Marc Owen Jones
Marc Owen Jones received his BA in Journalism, Film and Broadcasting from Cardiff University in 2006, and a CASAW-funded MSc in Arab World Studies from the University of Durham in 2010. Following this, he completed his PhD (funded by the AHRC/ESRC) in 2016 at Durham, where he wrote an interdisciplinary thesis on the history of political repression in Bahrain. His thesis won the 2016 AGAPS prize. He spent much of his childhood in Bahrain, and has also lived in various parts of the Middle East, including Saudi Arabia, Sudan, and Syria. Prior to joining HBKU, he won a Teach at Tubingen Award at Tuebingen University’s Institute for Political Science, and worked as a Lecturer in the History of the Gulf and Arabian Peninsula at Exeter University’s Institute of Arab and Islamic Studies. He has edited two books, and an upcoming monograph on political repression in Bahrain with Cambridge University Press. In addition to his academic work, he enjoys communicating his research to broader audiences, and has bylines in the Washington Post, New Statesman, CNN, the Independent, PEN International, and several others. He has also appeared frequently on the BBC, Channel 4 News, and Al Jazeera.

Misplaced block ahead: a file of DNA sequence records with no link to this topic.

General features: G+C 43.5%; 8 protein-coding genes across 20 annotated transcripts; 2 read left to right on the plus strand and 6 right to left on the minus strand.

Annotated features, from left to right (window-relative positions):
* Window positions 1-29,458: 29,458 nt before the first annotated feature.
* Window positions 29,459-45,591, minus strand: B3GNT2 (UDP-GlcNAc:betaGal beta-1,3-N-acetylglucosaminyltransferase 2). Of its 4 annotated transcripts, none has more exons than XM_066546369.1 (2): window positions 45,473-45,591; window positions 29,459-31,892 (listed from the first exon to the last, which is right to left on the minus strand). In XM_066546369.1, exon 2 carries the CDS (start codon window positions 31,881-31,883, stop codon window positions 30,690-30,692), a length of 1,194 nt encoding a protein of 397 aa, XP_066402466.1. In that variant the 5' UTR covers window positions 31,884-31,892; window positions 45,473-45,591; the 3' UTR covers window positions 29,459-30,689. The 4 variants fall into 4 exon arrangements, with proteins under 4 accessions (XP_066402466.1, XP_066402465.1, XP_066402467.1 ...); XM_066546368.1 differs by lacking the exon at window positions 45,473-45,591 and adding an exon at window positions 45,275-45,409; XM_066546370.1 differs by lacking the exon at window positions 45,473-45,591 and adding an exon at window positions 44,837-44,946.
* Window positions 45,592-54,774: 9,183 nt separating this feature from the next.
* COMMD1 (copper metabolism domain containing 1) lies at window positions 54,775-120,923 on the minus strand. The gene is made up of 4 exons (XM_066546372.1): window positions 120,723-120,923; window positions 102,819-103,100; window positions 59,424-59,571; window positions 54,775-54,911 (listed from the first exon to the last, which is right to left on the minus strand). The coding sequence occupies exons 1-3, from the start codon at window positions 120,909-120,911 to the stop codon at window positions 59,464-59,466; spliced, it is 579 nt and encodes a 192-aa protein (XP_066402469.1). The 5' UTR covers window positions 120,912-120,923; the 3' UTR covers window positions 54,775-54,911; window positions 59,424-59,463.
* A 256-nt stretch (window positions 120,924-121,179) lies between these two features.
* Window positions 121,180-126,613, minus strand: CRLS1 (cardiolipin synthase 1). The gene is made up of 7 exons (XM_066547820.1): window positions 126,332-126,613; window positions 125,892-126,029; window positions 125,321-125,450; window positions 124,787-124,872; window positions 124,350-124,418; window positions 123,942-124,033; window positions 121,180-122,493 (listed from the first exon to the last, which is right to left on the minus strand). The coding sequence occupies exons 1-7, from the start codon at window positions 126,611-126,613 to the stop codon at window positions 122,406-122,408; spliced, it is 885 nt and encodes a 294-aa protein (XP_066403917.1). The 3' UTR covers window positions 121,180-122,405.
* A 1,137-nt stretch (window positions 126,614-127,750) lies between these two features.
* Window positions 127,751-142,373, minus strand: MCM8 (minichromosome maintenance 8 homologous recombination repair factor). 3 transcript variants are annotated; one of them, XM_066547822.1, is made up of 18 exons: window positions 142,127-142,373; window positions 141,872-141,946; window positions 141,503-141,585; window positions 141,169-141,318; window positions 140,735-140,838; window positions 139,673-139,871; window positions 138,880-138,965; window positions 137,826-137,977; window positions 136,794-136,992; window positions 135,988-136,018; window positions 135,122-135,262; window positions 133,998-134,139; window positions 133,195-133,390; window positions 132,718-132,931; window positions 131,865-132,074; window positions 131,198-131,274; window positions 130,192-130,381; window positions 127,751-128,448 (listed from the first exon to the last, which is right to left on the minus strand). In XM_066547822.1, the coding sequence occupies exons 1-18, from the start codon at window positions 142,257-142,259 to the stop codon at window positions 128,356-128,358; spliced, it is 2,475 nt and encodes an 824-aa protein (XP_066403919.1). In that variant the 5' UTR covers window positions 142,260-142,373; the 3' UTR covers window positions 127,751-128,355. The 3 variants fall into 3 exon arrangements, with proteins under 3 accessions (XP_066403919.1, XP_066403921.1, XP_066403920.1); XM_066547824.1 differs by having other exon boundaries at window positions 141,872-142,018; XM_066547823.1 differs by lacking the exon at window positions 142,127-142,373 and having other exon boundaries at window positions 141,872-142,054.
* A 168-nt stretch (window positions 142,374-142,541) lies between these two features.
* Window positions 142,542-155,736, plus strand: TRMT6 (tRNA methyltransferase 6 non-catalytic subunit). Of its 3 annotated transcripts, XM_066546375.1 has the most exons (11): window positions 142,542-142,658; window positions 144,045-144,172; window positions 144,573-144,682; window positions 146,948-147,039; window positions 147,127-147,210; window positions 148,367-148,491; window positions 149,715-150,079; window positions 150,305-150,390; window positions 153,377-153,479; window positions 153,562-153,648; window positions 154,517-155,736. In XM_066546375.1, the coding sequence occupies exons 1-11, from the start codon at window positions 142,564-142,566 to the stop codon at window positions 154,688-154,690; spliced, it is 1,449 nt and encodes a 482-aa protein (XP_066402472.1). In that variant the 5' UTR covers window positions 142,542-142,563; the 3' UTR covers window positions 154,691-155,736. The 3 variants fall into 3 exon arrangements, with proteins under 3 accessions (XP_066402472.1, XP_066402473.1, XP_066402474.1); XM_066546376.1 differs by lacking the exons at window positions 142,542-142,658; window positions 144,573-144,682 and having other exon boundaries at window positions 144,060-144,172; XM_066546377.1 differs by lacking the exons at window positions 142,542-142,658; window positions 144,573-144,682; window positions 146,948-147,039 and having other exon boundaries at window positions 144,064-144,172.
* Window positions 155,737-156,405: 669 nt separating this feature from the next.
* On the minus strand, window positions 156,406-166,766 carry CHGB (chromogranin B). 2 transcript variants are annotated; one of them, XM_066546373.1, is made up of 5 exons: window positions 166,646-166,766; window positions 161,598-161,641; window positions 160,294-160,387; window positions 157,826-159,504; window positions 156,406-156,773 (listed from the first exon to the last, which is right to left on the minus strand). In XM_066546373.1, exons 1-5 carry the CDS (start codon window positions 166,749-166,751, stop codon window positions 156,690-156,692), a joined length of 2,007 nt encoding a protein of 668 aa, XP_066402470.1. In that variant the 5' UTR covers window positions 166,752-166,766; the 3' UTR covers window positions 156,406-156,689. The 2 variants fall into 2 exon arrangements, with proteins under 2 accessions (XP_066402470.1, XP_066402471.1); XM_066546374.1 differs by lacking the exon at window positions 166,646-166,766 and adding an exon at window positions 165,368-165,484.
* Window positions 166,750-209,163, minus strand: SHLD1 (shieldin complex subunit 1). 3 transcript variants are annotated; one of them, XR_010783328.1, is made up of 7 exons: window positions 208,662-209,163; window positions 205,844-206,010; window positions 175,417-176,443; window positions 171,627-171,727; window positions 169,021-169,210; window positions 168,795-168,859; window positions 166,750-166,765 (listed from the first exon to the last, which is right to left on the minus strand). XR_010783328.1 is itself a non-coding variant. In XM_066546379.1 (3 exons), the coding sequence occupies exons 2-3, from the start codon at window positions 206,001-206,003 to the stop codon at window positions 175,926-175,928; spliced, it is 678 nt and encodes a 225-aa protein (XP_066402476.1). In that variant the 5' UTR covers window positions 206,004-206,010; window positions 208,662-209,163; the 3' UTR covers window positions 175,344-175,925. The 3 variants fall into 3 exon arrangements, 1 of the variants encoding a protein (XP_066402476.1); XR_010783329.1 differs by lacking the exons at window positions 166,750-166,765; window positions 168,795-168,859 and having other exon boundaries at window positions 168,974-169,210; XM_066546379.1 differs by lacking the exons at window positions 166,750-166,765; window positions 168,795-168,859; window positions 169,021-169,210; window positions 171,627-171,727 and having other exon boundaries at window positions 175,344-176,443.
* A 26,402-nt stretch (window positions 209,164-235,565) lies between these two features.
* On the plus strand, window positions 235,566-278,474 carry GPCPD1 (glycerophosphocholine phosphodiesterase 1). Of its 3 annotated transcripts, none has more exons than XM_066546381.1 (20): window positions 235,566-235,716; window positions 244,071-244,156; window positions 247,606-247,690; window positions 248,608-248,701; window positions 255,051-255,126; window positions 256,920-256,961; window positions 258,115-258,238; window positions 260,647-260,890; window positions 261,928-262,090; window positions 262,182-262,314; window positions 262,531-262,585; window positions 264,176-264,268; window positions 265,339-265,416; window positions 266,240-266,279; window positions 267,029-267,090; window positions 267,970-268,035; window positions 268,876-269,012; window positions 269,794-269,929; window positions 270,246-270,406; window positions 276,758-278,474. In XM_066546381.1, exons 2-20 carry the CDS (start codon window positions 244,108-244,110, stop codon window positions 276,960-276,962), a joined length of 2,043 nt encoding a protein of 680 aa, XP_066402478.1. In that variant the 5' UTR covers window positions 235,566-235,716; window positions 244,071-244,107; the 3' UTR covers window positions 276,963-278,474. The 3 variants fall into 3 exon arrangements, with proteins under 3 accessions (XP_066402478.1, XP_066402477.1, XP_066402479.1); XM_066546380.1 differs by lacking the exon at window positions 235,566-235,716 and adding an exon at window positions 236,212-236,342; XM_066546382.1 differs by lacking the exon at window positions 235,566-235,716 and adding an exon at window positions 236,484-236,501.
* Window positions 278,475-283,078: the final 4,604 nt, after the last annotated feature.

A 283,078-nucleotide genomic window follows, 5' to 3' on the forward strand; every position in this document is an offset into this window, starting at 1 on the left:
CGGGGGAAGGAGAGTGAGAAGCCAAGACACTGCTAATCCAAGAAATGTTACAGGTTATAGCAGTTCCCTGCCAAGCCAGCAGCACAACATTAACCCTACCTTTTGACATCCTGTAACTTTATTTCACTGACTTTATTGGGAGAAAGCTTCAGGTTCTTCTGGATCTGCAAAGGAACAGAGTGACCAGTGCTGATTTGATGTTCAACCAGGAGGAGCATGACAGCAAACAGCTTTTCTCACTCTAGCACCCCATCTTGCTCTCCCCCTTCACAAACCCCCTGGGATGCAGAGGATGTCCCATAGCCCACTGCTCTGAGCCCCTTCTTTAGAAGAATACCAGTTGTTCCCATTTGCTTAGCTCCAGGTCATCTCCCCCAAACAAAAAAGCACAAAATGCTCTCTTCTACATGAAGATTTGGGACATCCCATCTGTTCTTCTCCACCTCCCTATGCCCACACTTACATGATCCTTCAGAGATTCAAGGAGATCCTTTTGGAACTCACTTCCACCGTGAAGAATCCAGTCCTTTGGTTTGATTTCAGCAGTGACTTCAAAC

Driven by issues of social justice and a specific area interest in the Gulf, his research spans a number of topics, from historical revisionism, postcolonialism, de-democratization and revolutionary cultural production, to policing, digital authoritarianism and human rights. He is particularly interested in strategies of control that affect people’s life chances in the service of elite power maintenance. Generally speaking, he is interested in forms of political repression and control. At the moment, he is working on a number of topics, including propaganda and Twitter bots, mapping sectarian hate speech, and archival work related to Bahrain and land appropriation As an interdisciplinarian, he has a number of facets to his research. He is currently using medium data techniques to examine strategies of sectarian hate speech and propaganda on social media in the Gulf region. Some of this work also looks at the role of Twitter Bots and strategies of informational control used by state and non-state actors.